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Ben Nadel at InVision In Real Life (IRL) 2019 (Phoenix, AZ) with: Michiel Westerbeek
Ben Nadel at InVision In Real Life (IRL) 2019 (Phoenix, AZ) with: Michiel Westerbeek ( @happylinks )

Including CSS File Content Using CFInclude In ColdFusion

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In my first pass at building Dig Deep Fitness - my ColdFusion fitness tracker - I'm using a traditional, multi-page application (MPA) approach. Which means, every navigation is a full-page refresh. This is slower than a single-page application (SPA). As such, in order to help decrease page load times - especially on first load - I'm rendering my temporary CSS directly in the page <head> tag. This way, the browser doesn't need to block-and-request the .css file in a separate HTTP request. And, to keep things super simple, I'm doing this with the CFInclude tag; which, in ColdFusion, can include any kind of text file.

Normally, when we use the CFInclude tag, we're including a ColdFusion file. Specifically, a .cfm file. ColdFusion will then compile this file down into byte code, execute it (as ColdFusion code), and then append the output to the current page output.

But, there's nothing that says the referenced template has to be a .cfm file. In fact, you can include any text file and ColdFusion will happily compile and execute it. In my case, to cut down on network requests, I'm using CFInclude to include a .css file:

<doctype html>
<html lang="en">
<head>
	<meta charset="utf-8" />
	<meta name="viewport" content="width=device-width, initial-scale=1" />
	<!---
		NOTE: I'm using the CFInclude tag to inline my .CSS file content into my main
		page. This way, the browser won't have to block and request the CSS file in a
		separate HTTP request.
		--
		CAUTION: By default, this WILL evaluate the contents of the .CSS file as if it
		were a ColdFusion file (which should be fine in 99.999999% of cases).
	--->
	<style type="text/css">
		<cfinclude template="./main.css" />
	</style>
</head>
<body>

	<h1>
		Using CFInclude To Inject CSS Into The Head Tag
	</h1>

	<p>
		Hey there, my CSS is now
		<strong class="highlight">inlined in the page</strong>!
	</p>

</body>
</html>

Notice that instead of using a <link> tag to reference my .css file, I'm using a <style> block. And then, inside that <style> block, I have a CFInclude tag. This tag is going to pull the contents of my main.css file right into the contextual <style> block of my page.

This approach does have a caveat! The .css content is going to be evaluated as if it were ColdFusion code. Here's the .css file for this demo - notice that it uses a content property to define text that contains what would be a CFML expression:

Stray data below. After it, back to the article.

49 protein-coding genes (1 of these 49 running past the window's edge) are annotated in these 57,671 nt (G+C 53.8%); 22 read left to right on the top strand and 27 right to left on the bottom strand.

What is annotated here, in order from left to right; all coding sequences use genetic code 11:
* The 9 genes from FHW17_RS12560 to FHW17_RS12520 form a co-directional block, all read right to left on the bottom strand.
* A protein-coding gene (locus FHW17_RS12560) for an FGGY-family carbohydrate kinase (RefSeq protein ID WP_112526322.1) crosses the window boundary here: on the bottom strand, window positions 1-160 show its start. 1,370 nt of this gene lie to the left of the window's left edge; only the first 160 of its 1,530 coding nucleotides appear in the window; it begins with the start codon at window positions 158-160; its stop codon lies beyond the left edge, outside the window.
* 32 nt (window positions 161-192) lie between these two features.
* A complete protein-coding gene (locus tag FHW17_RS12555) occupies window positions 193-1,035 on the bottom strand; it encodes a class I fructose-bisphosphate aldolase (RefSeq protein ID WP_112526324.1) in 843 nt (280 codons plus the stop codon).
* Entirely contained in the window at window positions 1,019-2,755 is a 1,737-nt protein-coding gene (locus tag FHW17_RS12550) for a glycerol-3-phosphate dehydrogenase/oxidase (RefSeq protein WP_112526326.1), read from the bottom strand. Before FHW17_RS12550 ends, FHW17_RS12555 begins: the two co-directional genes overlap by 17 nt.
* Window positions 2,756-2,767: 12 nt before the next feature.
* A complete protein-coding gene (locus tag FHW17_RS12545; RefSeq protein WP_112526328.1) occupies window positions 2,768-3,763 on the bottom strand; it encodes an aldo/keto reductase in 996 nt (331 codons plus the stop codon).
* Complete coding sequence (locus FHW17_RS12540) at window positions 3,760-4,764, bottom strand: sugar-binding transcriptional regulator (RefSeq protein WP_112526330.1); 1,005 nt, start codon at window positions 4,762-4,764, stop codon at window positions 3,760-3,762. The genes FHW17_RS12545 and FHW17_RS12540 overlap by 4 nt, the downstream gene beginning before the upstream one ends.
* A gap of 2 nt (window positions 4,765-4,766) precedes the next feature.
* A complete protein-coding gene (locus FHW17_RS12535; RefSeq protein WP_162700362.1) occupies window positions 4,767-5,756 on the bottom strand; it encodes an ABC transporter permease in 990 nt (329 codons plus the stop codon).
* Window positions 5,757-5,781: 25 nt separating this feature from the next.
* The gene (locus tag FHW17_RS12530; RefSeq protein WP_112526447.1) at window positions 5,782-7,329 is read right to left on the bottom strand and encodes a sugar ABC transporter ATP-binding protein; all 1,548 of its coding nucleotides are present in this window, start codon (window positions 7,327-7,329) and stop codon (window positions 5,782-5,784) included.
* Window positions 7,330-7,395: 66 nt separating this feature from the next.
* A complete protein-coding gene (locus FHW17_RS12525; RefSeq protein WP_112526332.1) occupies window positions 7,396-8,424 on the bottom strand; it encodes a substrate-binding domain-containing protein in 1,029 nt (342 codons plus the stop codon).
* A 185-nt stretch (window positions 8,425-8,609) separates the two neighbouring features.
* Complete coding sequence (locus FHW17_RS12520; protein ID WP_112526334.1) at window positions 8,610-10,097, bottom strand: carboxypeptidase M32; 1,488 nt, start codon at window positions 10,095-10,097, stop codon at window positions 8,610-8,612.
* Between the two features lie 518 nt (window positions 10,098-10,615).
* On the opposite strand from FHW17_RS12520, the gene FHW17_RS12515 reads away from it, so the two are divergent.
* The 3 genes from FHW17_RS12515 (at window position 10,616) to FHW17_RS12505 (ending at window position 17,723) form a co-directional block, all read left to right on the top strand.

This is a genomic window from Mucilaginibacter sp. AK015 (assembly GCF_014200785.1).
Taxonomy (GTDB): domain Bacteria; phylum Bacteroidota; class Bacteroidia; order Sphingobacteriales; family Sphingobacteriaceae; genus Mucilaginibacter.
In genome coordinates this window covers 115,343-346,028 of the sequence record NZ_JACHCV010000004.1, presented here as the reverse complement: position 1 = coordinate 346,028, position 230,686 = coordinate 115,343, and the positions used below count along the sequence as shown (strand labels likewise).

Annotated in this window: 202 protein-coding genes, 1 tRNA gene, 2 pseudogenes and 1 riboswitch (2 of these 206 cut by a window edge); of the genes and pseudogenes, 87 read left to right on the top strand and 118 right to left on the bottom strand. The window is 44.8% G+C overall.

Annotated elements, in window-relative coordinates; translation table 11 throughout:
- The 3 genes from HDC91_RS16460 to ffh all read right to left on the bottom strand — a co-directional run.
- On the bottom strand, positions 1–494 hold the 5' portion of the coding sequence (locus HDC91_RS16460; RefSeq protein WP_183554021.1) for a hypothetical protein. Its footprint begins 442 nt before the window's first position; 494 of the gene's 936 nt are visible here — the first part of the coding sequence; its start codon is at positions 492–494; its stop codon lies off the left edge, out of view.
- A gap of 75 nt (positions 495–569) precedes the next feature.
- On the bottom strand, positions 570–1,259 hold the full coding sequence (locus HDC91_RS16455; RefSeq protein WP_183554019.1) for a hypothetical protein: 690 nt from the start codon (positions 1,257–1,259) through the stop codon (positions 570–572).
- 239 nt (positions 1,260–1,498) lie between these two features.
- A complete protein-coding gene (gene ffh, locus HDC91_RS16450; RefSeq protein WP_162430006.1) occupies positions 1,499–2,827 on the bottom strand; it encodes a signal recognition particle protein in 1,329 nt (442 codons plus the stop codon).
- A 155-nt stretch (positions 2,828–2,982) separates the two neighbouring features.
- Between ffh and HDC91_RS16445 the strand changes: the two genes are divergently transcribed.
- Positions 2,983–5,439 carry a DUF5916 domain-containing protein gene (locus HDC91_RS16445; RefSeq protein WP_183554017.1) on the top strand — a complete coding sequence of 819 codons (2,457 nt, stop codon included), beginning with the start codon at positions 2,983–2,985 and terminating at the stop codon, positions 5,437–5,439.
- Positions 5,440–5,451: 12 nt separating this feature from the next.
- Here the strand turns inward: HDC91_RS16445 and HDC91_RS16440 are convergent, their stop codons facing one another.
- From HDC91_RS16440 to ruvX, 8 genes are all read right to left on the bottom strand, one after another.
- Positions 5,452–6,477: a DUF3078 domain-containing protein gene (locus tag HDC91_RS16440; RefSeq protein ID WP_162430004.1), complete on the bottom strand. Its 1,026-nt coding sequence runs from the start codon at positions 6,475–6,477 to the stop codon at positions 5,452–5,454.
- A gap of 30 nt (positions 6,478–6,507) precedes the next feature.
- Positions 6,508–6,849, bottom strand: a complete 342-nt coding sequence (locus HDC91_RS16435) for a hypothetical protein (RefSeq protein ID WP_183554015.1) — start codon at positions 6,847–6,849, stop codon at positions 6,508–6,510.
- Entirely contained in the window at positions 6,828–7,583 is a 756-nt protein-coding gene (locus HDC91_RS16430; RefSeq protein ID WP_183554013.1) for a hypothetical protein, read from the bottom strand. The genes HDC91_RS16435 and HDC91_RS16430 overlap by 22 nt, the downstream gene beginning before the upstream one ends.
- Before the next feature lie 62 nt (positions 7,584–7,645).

body {
	font-family: monospace ;
	font-size: 18px ;
	line-height: 1.4 ;
}

body::after {
	/*
		CAUTION: On output, the CFSET will disappear because ColdFusion will evaluate this
		text as CFML code, and will evaluate the SET operation. Of course, this will never
		actually be a problem.
	*/
	content: "==>[<cfset x=3 />]<==" ;
}

.highlight {
	background-color: #ffdd00 ;
	display: inline-block ;
	padding: 2px 8px 2px 8px ;
}

Now, if we run the ColdFusion page and look at the rendered output, here's what we see:

Rendered HTML of the page demonstrating that Style tag has been populated with .css file content; but, that the SET code has been removed.

First and foremost, we can see that the contents of the .css file have been included into the rendering of the main page request - the browser no longer needs to make a blocking HTTP request in order to gather that code. And second, we can see that our <cfset> tag has been excluded from the output. This is because ColdFusion evaluated the code as CFML (which executed the set-operation).

In reality, however, you'll never have ColdFusion code inside your CSS file; so this is never going to be a problem. Which means, using the CFInclude tag is an easy and effective way to inline your CSS into your top-level page request.

This works with JavaScript (.js) files as well.

Adobe ColdFusion Exposes this.compileExtForInclude Setting

So, I just learned about this. Apparently Adobe ColdFusion (not Lucee CFML compatible) has an Application.cfc setting (and a server-wide setting) in which you can tell the runtime which file-extensions should be parsed as CFML code: this.compileExtForInclude. If the given file is not in the list of file-extensions, ColdFusion will include the file as static text. Which means, in Adobe ColdFusion, if we added this Application.cfc:

component {

	this.name = "InlineCssDemo";
	this.applicationTimeout = createTimeSpan( 1, 0, 0, 0 );
	this.sessionManagement = false;

	// Only evaluate CFM files when consumed via CFInclude.
	this.compileExtForInclude = "cfm";

}

... ColdFusion will include our .css file, but will not evaluate it as ColdFusion code. Which means, the <cfset> statement inside the content property will be output as static text.

By default, the server-wide setting for this is *, which means, by default, ColdFusion will evaluate all files as "CFML" when consumed via CFInclude.

Want to use code from this post? Check out the license.

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Ben Nadel